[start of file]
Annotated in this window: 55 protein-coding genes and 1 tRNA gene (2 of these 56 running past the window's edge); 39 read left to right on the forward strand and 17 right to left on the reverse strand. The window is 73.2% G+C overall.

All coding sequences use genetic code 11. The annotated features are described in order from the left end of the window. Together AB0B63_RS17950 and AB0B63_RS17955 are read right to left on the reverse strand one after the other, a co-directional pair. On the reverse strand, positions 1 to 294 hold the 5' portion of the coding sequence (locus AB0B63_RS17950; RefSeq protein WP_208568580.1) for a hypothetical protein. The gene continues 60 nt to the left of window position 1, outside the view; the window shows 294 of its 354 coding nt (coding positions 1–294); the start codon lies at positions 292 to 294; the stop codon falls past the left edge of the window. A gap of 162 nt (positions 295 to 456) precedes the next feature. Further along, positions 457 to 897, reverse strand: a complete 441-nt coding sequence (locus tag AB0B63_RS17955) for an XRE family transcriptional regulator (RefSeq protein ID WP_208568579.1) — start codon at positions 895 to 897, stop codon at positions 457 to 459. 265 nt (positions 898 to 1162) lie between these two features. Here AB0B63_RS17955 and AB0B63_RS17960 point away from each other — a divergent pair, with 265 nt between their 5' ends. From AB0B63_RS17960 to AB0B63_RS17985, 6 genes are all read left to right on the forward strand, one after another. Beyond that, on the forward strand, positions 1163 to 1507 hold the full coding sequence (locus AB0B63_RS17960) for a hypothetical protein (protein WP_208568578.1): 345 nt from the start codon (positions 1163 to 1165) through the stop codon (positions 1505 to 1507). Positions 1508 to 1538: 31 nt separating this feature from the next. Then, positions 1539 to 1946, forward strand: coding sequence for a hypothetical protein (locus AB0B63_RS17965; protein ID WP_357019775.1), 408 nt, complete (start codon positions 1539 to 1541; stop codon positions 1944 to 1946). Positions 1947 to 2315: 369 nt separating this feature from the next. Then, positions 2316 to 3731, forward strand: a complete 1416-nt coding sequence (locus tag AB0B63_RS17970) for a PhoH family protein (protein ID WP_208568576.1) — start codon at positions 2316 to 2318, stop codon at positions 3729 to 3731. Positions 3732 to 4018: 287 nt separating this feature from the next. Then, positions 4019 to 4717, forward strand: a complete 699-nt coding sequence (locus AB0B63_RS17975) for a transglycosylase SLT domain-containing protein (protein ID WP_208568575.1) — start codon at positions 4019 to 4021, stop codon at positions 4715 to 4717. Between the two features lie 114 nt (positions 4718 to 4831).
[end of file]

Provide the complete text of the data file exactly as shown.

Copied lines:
Annotated in this window: 55 protein-coding genes and 1 tRNA gene (2 of these 56 running past the window's edge); 39 read left to right on the forward strand and 17 right to left on the reverse strand. The window is 73.2% G+C overall.

All coding sequences use genetic code 11. The annotated features are described in order from the left end of the window. Together AB0B63_RS17950 and AB0B63_RS17955 are read right to left on the reverse strand one after the other, a co-directional pair. On the reverse strand, positions 1 to 294 hold the 5' portion of the coding sequence (locus AB0B63_RS17950; RefSeq protein WP_208568580.1) for a hypothetical protein. The gene continues 60 nt to the left of window position 1, outside the view; the window shows 294 of its 354 coding nt (coding positions 1–294); the start codon lies at positions 292 to 294; the stop codon falls past the left edge of the window. A gap of 162 nt (positions 295 to 456) precedes the next feature. Further along, positions 457 to 897, reverse strand: a complete 441-nt coding sequence (locus tag AB0B63_RS17955) for an XRE family transcriptional regulator (RefSeq protein ID WP_208568579.1) — start codon at positions 895 to 897, stop codon at positions 457 to 459. 265 nt (positions 898 to 1162) lie between these two features. Here AB0B63_RS17955 and AB0B63_RS17960 point away from each other — a divergent pair, with 265 nt between their 5' ends. From AB0B63_RS17960 to AB0B63_RS17985, 6 genes are all read left to right on the forward strand, one after another. Beyond that, on the forward strand, positions 1163 to 1507 hold the full coding sequence (locus AB0B63_RS17960) for a hypothetical protein (protein WP_208568578.1): 345 nt from the start codon (positions 1163 to 1165) through the stop codon (positions 1505 to 1507). Positions 1508 to 1538: 31 nt separating this feature from the next. Then, positions 1539 to 1946, forward strand: coding sequence for a hypothetical protein (locus AB0B63_RS17965; protein ID WP_357019775.1), 408 nt, complete (start codon positions 1539 to 1541; stop codon positions 1944 to 1946). Positions 1947 to 2315: 369 nt separating this feature from the next. Then, positions 2316 to 3731, forward strand: a complete 1416-nt coding sequence (locus tag AB0B63_RS17970) for a PhoH family protein (protein ID WP_208568576.1) — start codon at positions 2316 to 2318, stop codon at positions 3729 to 3731. Positions 3732 to 4018: 287 nt separating this feature from the next. Then, positions 4019 to 4717, forward strand: a complete 699-nt coding sequence (locus AB0B63_RS17975) for a transglycosylase SLT domain-containing protein (protein ID WP_208568575.1) — start codon at positions 4019 to 4021, stop codon at positions 4715 to 4717. Between the two features lie 114 nt (positions 4718 to 4831).